Eric Foner's Idea Of Reconstruction Era In The United States

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Eric Foner’s idea of the reconstruction period in American history is viewed differently than most historians. He proclaims it is an unfinished revolution. Foner being the great American historian that he is explores the argument that post-revisionists did not acknowledge the revolution that happened between 1863-1877. Those years were a time of change for a new country, rebuilding from the ashes of bloodshed. Foner discusses the revolution and how it impacted the people living in the country, notably through the black experience. Foner highlights four motifs during the Reconstruction era. Foner’s book sheds light on how the black experience became consolidated through the transition from slave to a free person. Foner then touches on how Southern society was changed after the war. Foner then examines how race and class functioned in a new Southern society. Foner’s last point shows how the government dealt with identifying the newly freed slaves and how national citizenship and race would factor into social and political decisions. These motifs in Foner’s work are aided with the insight from a few pieces of literature. Foner explores a vast range of writings from W.E.B. Du Bois’s Black Reconstruction in America to work done by Fredrick Douglas. 

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Foner’s use of Du Bois 1935 book, Black Reconstruction in America, is brought up to discuss how former slaves adapted to modern day society in the South. Rising out of the ashes of the Confederacy was an insurmountable thought for any slave. Du Bois’s work perfectly aided Foner’s argument. Du Bois book showed an impact on the country when slaves became free people. It was the largest social and political change the United States had ever seen. That significant event its self was revolutionary not just for the former slaves, but everyone who lived in the United States, especially the South. Foner’s argument is backed by evidence alluding to a revolution. His analysis of the reconstruction era breaks down how the United States was changing, socially and politically. The country had to account for 20,000 freed individuals. After 1863, a revolution was set in place and new Southern society was being constructed. Foner’s argument is convincing, he goes on to discuss how the end of free labor in the South contributed to a major economic, social, and political change. Foner’s idea of a revolution becomes clearer and well oriented with the introduction of the Ku Klux Klan.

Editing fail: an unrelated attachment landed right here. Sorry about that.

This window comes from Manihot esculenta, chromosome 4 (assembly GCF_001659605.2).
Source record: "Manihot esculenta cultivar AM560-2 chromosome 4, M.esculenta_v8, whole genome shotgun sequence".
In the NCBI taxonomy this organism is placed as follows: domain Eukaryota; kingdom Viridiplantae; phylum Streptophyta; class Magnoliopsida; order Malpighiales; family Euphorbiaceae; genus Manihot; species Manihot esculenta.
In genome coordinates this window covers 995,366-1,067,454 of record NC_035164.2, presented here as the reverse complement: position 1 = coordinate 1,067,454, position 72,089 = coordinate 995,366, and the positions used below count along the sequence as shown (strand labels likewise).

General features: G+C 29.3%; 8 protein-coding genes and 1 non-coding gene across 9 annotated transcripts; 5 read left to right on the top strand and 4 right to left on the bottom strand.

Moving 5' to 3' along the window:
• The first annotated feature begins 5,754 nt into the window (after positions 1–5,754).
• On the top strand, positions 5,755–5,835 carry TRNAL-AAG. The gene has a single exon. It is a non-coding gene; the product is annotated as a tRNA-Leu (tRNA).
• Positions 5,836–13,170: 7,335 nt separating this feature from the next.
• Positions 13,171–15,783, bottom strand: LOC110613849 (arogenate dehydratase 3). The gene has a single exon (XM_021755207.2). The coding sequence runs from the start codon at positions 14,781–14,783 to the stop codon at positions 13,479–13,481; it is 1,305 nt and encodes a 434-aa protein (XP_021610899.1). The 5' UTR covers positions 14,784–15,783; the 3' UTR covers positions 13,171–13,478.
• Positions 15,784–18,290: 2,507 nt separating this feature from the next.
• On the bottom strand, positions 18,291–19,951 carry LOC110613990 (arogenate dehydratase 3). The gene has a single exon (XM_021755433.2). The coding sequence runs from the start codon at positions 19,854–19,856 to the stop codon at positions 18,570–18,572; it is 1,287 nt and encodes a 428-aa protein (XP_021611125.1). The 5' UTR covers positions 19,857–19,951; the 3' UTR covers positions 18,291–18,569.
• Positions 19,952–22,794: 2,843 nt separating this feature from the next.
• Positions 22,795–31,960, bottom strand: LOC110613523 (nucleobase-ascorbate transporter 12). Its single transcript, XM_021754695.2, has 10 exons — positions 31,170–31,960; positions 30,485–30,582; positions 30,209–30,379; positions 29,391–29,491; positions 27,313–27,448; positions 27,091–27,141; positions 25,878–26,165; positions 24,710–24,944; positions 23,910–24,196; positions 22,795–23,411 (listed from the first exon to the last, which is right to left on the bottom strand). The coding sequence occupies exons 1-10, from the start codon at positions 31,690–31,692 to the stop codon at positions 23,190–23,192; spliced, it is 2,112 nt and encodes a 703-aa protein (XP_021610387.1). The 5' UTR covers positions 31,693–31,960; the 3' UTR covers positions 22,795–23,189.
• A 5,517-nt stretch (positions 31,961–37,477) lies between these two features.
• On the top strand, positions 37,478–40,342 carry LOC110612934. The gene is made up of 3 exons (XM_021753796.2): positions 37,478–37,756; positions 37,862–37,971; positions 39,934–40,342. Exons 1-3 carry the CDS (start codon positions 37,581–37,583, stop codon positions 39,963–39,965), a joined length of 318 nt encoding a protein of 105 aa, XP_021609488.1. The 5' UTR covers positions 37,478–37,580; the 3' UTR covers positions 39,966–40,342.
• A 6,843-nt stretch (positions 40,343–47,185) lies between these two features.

Change in the South was hard to digest for the population. As blacks continued to push out the old ways of Southern society by introducing schools and social institutions, the Klan would strike with bloodshed and burnings. Foner points out that Southerners had no patience or time for a new social order. Foner aides his argument with descriptions of Klansmen beating and lynching blacks to demonstrate how they feel usurped of their old ways. Foners work did lack some attention to how the agricultural element of the South’s economy played a part in their society. Stemming from their major cash crop cotton, the South’s agriculture scene was declining due to the dropping price of cotton. This created a major problem for the South and put them in agricultural poverty. This problem played a big part during the reconstruction period and changed parts of society. Foner’s book Reconstruction: America’s Unfinished Revolution, was an engaging read. It was informative and drew light on issues I had never thought of before. His look at the Reconstruction era through the black experience was also a thrilling viewpoint. 

I would recommend this book to a friend or family member based on the factual detail provided by Foner. The book’s robust structure and punctual records make the book a great read for any ordinary Joe. I would say that the book offers a great amount of detail, but not too much to scare off anyone. That is why this book is great for general readers who are looking to brush up on their post-civil war history. Foner’s work looks at a new interpretation of the Reconstruction era. As discussed earlier, Foner looks at how the era was a revolution. His work hints at new arguments aided with the use of established framework of previous scholars. Foner’s work provides useful judgment of the Reconstruction era as he focuses on the revolution that occurred for the black population. Foner, Eric. A Short History of Reconstruction, 1863-1877. New York: Harper & Row, 1990. 

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